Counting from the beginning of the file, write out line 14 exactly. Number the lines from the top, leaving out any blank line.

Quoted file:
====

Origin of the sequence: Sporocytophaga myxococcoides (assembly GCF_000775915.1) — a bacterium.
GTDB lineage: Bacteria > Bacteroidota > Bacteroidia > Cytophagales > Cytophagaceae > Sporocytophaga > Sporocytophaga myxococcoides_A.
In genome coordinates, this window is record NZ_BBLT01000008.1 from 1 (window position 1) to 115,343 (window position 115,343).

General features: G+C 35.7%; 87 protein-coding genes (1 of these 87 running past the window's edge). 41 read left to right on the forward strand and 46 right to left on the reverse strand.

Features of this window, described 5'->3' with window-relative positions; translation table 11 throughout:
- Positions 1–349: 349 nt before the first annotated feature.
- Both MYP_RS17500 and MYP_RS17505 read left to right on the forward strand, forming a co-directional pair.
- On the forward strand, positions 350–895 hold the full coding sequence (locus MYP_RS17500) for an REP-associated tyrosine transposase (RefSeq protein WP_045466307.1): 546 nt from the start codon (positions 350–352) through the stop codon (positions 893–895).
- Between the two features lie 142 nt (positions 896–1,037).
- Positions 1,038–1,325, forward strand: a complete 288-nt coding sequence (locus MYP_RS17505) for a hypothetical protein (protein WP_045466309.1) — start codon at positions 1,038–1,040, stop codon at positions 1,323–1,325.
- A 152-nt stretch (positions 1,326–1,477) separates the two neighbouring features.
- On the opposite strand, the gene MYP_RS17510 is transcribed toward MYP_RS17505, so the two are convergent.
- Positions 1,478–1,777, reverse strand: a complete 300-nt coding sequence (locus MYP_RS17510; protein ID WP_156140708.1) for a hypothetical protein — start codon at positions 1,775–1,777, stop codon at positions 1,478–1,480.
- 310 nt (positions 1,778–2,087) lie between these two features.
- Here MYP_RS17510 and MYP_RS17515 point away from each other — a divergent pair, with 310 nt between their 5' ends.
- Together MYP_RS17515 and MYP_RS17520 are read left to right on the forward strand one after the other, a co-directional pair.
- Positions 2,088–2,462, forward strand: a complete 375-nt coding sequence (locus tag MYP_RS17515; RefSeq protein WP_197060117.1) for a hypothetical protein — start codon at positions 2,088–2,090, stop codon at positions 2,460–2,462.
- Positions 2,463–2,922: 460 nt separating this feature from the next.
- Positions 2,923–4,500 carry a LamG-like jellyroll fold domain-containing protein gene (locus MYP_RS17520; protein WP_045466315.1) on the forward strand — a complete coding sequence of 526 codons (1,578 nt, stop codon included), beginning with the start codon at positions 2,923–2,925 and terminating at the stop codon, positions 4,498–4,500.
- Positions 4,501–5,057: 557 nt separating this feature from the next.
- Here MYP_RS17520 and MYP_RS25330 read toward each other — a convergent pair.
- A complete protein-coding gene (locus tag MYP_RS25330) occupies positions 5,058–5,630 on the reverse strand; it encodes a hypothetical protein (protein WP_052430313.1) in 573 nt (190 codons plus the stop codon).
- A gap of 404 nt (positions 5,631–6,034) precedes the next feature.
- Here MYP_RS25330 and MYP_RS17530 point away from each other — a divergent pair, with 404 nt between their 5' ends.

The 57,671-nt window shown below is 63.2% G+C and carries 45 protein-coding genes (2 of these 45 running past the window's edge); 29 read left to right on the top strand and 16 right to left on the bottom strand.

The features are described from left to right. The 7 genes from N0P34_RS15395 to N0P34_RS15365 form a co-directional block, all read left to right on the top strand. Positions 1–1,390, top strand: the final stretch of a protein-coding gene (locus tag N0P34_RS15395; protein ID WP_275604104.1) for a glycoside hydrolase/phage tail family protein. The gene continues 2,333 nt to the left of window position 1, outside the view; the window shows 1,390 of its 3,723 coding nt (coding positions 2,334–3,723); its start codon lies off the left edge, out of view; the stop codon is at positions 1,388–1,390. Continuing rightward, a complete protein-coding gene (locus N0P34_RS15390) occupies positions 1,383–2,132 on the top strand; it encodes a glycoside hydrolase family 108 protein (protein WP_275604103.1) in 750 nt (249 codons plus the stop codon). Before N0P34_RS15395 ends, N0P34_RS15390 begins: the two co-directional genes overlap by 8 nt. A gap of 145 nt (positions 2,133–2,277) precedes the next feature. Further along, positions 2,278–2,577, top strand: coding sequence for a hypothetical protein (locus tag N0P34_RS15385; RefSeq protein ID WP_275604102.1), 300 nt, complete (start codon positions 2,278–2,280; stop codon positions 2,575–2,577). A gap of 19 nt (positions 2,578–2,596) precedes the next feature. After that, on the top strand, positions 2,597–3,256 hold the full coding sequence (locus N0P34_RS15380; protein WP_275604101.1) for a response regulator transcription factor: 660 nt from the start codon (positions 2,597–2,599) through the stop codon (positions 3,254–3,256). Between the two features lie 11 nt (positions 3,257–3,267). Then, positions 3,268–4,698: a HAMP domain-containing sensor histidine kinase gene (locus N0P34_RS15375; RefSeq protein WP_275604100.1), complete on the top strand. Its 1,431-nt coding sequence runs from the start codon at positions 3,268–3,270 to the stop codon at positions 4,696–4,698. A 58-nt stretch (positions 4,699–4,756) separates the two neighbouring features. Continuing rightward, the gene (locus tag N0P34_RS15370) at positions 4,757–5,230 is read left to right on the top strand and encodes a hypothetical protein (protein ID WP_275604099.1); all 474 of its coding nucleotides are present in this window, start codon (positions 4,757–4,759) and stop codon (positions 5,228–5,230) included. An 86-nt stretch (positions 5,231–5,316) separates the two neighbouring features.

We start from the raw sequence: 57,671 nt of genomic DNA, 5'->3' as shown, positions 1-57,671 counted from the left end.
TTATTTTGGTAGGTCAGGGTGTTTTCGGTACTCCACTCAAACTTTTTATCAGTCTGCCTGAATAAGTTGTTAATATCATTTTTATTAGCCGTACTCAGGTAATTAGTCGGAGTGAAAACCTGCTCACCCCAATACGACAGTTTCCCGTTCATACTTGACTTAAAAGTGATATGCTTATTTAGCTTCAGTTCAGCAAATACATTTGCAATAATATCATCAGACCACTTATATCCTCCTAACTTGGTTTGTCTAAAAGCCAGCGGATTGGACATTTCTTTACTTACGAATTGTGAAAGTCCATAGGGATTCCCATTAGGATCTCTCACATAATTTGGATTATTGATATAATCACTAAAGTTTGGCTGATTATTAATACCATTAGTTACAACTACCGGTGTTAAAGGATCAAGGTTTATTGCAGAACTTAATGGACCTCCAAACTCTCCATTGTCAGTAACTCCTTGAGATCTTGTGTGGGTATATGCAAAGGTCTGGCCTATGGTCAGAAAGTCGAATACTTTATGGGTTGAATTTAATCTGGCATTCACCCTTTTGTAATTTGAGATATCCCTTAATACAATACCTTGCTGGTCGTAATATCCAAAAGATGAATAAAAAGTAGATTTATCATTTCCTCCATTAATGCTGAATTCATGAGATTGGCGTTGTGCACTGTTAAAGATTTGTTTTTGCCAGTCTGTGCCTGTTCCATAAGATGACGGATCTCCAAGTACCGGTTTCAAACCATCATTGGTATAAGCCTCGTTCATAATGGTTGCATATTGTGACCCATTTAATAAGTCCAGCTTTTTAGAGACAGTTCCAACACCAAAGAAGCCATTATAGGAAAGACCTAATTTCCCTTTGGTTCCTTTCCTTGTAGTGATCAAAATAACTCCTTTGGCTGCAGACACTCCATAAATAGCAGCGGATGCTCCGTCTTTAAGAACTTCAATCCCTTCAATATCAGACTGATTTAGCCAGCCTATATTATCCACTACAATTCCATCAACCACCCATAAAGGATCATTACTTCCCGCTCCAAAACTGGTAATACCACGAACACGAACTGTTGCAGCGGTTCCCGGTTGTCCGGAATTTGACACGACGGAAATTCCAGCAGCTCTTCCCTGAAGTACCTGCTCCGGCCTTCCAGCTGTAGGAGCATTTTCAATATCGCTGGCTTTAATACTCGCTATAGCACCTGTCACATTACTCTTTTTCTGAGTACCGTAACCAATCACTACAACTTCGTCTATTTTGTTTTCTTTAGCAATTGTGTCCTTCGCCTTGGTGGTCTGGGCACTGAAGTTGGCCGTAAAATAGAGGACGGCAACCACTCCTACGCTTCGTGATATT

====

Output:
- 310 nt (positions 1,778–2,087) lie between these two features.